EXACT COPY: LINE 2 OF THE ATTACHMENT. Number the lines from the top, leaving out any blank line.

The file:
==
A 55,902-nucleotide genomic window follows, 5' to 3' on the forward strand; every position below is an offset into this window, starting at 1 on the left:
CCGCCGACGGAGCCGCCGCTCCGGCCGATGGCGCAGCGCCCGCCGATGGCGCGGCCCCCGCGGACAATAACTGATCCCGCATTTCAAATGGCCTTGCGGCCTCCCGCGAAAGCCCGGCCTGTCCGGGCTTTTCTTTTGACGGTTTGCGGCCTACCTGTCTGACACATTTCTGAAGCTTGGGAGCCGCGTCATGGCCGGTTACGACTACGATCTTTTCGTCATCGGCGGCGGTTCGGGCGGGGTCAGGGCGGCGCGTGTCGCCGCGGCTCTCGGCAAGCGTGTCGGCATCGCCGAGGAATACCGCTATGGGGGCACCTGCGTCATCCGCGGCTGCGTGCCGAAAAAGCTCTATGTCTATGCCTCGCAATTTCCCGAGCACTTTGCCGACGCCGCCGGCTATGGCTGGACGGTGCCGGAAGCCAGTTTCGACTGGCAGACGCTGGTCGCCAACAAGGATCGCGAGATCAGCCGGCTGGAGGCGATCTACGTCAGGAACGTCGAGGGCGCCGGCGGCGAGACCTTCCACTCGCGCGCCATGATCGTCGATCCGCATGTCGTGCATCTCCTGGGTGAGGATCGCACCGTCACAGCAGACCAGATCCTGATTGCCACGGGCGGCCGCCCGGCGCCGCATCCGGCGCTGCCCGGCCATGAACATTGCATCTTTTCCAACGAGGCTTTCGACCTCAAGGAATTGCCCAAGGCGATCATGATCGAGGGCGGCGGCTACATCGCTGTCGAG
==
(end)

CCGCCGACGGAGCCGCCGCTCCGGCCGATGGCGCAGCGCCCGCCGATGGCGCGGCCCCCGCGGACAATAACTGATCCCGCATTTCAAATGGCCTTGCGGCCTCCCGCGAAAGCCCGGCCTGTCCGGGCTTTTCTTTTGACGGTTTGCGGCCTACCTGTCTGACACATTTCTGAAGCTTGGGAGCCGCGTCATGGCCGGTTACGACTACGATCTTTTCGTCATCGGCGGCGGTTCGGGCGGGGTCAGGGCGGCGCGTGTCGCCGCGGCTCTCGGCAAGCGTGTCGGCATCGCCGAGGAATACCGCTATGGGGGCACCTGCGTCATCCGCGGCTGCGTGCCGAAAAAGCTCTATGTCTATGCCTCGCAATTTCCCGAGCACTTTGCCGACGCCGCCGGCTATGGCTGGACGGTGCCGGAAGCCAGTTTCGACTGGCAGACGCTGGTCGCCAACAAGGATCGCGAGATCAGCCGGCTGGAGGCGATCTACGTCAGGAACGTCGAGGGCGCCGGCGGCGAGACCTTCCACTCGCGCGCCATGATCGTCGATCCGCATGTCGTGCATCTCCTGGGTGAGGATCGCACCGTCACAGCAGACCAGATCCTGATTGCCACGGGCGGCCGCCCGGCGCCGCATCCGGCGCTGCCCGGCCATGAACATTGCATCTTTTCCAACGAGGCTTTCGACCTCAAGGAATTGCCCAAGGCGATCATGATCGAGGGCGGCGGCTACATCGCTGTCGAG